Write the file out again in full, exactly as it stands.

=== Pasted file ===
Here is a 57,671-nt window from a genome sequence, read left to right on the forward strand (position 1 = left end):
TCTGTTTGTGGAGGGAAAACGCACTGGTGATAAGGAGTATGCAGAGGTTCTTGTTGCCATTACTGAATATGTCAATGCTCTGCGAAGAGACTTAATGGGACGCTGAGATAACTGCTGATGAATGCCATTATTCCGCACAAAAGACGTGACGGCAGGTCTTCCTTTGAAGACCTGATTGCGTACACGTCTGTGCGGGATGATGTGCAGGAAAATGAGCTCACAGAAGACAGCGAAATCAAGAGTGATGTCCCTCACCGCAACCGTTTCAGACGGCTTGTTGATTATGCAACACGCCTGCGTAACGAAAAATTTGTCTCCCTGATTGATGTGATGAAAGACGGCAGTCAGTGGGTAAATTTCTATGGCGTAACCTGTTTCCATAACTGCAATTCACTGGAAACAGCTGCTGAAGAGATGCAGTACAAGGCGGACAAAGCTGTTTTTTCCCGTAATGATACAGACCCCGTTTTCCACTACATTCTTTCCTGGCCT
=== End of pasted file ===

Here is a 57,671-nt window from a genome sequence, read left to right on the forward strand (position 1 = left end):
TCTGTTTGTGGAGGGAAAACGCACTGGTGATAAGGAGTATGCAGAGGTTCTTGTTGCCATTACTGAATATGTCAATGCTCTGCGAAGAGACTTAATGGGACGCTGAGATAACTGCTGATGAATGCCATTATTCCGCACAAAAGACGTGACGGCAGGTCTTCCTTTGAAGACCTGATTGCGTACACGTCTGTGCGGGATGATGTGCAGGAAAATGAGCTCACAGAAGACAGCGAAATCAAGAGTGATGTCCCTCACCGCAACCGTTTCAGACGGCTTGTTGATTATGCAACACGCCTGCGTAACGAAAAATTTGTCTCCCTGATTGATGTGATGAAAGACGGCAGTCAGTGGGTAAATTTCTATGGCGTAACCTGTTTCCATAACTGCAATTCACTGGAAACAGCTGCTGAAGAGATGCAGTACAAGGCGGACAAAGCTGTTTTTTCCCGTAATGATACAGACCCCGTTTTCCACTACATTCTTTCCTGGCCT